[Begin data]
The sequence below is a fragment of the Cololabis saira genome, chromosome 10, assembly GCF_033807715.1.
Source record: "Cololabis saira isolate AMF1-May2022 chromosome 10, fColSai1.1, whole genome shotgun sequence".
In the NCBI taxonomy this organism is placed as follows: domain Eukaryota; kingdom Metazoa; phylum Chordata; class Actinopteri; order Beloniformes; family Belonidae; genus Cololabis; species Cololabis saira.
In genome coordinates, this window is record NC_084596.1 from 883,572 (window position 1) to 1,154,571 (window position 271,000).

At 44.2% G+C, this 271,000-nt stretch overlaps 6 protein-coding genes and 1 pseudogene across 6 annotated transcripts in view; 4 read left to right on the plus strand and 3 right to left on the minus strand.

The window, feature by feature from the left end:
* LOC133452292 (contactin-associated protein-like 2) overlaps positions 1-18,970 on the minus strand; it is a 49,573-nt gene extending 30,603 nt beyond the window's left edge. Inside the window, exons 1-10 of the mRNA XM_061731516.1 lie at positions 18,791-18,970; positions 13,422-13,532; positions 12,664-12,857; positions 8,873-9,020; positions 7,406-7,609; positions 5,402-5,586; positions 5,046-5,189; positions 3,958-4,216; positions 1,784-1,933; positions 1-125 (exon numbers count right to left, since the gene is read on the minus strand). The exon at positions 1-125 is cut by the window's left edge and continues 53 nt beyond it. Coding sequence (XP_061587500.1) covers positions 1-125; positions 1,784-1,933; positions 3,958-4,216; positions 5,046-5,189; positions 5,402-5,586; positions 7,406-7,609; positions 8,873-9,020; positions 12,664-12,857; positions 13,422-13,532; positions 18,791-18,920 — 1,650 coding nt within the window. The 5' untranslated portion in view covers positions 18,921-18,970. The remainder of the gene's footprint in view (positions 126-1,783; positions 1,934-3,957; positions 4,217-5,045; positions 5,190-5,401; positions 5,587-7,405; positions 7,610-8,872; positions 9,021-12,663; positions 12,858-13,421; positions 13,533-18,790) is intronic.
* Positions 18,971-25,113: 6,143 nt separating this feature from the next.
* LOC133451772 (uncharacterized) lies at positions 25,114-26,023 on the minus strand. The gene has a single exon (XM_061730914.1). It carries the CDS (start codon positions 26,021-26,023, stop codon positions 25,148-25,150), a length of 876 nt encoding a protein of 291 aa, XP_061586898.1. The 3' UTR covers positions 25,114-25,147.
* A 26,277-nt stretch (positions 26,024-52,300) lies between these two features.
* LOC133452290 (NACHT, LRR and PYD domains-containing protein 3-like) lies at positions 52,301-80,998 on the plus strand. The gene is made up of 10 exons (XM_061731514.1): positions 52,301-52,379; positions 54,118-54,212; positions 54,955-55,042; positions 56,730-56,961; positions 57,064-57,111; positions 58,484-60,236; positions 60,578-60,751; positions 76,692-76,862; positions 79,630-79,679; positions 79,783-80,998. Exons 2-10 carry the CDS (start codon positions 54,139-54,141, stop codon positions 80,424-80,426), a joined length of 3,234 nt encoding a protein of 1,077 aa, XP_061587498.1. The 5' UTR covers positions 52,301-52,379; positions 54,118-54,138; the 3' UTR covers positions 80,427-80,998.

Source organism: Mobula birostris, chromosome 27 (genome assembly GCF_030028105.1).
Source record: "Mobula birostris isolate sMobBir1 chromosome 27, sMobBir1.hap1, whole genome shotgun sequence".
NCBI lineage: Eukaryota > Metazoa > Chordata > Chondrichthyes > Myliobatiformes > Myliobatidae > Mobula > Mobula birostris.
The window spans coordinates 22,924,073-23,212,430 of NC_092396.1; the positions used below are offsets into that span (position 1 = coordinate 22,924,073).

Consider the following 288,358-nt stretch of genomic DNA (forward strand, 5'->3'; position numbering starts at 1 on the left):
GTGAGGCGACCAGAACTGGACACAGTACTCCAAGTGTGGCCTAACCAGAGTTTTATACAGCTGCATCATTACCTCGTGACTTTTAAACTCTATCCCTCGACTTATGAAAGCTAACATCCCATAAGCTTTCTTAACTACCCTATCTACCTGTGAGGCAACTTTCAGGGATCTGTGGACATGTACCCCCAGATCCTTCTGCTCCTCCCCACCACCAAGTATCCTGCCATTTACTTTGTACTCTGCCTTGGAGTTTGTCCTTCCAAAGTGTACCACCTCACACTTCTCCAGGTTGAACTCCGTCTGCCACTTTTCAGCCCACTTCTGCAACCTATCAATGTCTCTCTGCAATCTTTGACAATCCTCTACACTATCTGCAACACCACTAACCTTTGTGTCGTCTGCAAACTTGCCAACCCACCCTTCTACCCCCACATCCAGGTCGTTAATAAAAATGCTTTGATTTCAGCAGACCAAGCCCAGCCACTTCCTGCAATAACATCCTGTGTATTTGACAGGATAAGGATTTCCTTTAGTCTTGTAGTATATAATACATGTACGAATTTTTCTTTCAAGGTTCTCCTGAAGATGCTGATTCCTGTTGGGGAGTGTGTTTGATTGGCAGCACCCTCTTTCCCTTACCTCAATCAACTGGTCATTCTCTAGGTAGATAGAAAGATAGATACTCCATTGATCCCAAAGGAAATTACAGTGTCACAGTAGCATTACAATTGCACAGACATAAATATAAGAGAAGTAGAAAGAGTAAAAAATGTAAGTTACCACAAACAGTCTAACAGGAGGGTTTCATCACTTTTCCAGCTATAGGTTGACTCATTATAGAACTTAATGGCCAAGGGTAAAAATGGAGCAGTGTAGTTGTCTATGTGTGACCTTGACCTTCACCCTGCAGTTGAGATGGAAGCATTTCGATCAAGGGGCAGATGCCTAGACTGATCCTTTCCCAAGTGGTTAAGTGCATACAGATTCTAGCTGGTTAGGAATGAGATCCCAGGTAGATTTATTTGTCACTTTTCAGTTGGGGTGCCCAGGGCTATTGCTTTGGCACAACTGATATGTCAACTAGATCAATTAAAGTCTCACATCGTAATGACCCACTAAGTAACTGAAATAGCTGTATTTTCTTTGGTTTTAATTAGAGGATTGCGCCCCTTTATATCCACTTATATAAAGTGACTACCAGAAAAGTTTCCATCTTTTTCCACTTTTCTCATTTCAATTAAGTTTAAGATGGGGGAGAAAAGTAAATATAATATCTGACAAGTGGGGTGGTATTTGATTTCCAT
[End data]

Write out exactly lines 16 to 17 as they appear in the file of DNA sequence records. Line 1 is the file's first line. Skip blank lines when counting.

Consider the following 288,358-nt stretch of genomic DNA (forward strand, 5'->3'; position numbering starts at 1 on the left):
GTGAGGCGACCAGAACTGGACACAGTACTCCAAGTGTGGCCTAACCAGAGTTTTATACAGCTGCATCATTACCTCGTGACTTTTAAACTCTATCCCTCGACTTATGAAAGCTAACATCCCATAAGCTTTCTTAACTACCCTATCTACCTGTGAGGCAACTTTCAGGGATCTGTGGACATGTACCCCCAGATCCTTCTGCTCCTCCCCACCACCAAGTATCCTGCCATTTACTTTGTACTCTGCCTTGGAGTTTGTCCTTCCAAAGTGTACCACCTCACACTTCTCCAGGTTGAACTCCGTCTGCCACTTTTCAGCCCACTTCTGCAACCTATCAATGTCTCTCTGCAATCTTTGACAATCCTCTACACTATCTGCAACACCACTAACCTTTGTGTCGTCTGCAAACTTGCCAACCCACCCTTCTACCCCCACATCCAGGTCGTTAATAAAAATGCTTTGATTTCAGCAGACCAAGCCCAGCCACTTCCTGCAATAACATCCTGTGTATTTGACAGGATAAGGATTTCCTTTAGTCTTGTAGTATATAATACATGTACGAATTTTTCTTTCAAGGTTCTCCTGAAGATGCTGATTCCTGTTGGGGAGTGTGTTTGATTGGCAGCACCCTCTTTCCCTTACCTCAATCAACTGGTCATTCTCTAGGTAGATAGAAAGATAGATACTCCATTGATCCCAAAGGAAATTACAGTGTCACAGTAGCATTACAATTGCACAGACATAAATATAAGAGAAGTAGAAAGAGTAAAAAATGTAAGTTACCACAAACAGTCTAACAGGAGGGTTTCATCACTTTTCCAGCTATAGGTTGACTCATTATAGAACTTAATGGCCAAGGGTAAAAATGGAGCAGTGTAGTTGTCTATGTGTGACCTTGACCTTCACCCTGCAGTTGAGATGGAAGCATTTCGATCAAGGGGCAGATGCCTAGACTGATCCTTTCCCAAGTGGTTAAGTGCATACAGATTCTAGCTGGTTAGGAATGAGATCCCAGGTAGATTTATTTGTCACTTTTCAGTTGGGGTGCCCAGGGCTATTGCTTTGGCACAACTGATATGTCAACTAGATCAATTAAAGTCTCACATCGTAATGACCCACTAAGTAACTGAAATAGCTGTATTTTCTTTGGTTTTAATTAGAGGATTGCGCCCCTTTATATCCACTTATATAAAGTGACTACCAGAAAAGTTTCCATCTTTTTCCACTTTTCTCATTTCAATTAAGTTTAAGATGGGGGAGAAAAGTAAATATAATATCTGACAAGTGGGGTGGTATTTGATTTCCAT